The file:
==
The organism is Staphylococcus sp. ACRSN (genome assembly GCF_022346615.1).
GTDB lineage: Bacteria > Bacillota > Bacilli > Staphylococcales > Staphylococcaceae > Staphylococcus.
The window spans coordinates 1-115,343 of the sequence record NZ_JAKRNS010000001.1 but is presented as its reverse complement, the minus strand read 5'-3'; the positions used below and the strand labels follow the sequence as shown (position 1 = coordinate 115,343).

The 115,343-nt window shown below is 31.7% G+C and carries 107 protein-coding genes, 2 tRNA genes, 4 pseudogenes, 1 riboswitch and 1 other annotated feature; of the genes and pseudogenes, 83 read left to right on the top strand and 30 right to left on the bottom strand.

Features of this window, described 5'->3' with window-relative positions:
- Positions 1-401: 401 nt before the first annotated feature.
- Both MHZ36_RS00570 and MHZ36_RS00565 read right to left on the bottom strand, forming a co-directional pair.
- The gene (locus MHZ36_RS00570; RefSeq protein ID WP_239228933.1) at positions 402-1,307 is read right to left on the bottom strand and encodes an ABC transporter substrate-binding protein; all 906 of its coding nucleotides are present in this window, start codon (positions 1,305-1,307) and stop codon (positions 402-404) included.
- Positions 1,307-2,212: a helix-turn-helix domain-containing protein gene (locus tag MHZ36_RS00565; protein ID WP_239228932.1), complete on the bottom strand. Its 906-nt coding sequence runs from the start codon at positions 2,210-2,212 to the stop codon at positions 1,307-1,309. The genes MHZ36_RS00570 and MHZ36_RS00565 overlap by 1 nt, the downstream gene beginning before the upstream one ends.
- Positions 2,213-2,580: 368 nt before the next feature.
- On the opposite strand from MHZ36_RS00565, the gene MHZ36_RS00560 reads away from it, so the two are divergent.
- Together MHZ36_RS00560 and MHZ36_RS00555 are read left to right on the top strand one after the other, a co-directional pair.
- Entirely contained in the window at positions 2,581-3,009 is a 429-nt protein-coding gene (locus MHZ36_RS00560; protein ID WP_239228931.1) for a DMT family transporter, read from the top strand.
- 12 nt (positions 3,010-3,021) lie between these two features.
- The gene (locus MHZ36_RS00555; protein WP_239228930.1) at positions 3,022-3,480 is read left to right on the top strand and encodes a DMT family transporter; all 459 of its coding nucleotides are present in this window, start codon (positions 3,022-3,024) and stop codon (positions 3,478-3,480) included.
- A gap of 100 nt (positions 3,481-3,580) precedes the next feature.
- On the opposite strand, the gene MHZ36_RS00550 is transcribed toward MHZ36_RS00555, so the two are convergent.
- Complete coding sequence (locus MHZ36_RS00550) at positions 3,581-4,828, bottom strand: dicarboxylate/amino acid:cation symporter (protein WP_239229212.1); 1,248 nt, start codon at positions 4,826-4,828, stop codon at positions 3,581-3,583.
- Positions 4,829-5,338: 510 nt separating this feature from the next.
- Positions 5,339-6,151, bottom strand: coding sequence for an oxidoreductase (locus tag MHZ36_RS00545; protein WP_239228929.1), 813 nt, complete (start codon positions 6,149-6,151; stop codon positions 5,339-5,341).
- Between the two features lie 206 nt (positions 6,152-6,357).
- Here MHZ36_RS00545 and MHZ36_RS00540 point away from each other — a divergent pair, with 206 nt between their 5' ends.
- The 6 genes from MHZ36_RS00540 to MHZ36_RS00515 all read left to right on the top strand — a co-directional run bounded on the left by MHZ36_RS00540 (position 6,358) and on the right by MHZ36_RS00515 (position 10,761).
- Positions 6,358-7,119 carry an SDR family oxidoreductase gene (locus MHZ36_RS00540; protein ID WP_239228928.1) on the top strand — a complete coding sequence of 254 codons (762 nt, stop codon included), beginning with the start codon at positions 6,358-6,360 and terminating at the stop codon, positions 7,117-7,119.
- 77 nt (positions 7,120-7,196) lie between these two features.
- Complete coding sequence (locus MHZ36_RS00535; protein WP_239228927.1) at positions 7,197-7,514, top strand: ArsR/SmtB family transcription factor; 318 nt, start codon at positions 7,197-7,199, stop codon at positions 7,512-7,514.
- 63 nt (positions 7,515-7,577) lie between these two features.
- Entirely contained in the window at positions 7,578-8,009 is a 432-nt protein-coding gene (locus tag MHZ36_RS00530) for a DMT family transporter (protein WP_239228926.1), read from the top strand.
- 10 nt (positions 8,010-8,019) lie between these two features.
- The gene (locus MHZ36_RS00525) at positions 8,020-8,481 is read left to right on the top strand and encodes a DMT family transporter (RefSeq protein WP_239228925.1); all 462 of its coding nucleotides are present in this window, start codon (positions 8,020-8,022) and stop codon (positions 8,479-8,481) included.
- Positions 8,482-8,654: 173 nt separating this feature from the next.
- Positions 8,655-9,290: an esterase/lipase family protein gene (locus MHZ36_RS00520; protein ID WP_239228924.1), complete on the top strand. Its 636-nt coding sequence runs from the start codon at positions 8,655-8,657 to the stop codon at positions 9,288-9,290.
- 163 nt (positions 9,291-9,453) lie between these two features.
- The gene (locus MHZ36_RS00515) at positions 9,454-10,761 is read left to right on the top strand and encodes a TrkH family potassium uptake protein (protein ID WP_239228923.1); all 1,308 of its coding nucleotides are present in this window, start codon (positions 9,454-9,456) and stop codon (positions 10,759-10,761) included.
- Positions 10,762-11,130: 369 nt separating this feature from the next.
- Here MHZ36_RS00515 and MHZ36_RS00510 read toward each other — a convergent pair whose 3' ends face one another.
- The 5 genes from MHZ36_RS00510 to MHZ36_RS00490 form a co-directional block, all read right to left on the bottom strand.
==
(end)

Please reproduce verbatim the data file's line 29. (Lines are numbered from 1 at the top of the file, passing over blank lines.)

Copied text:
- 10 nt (positions 8,010-8,019) lie between these two features.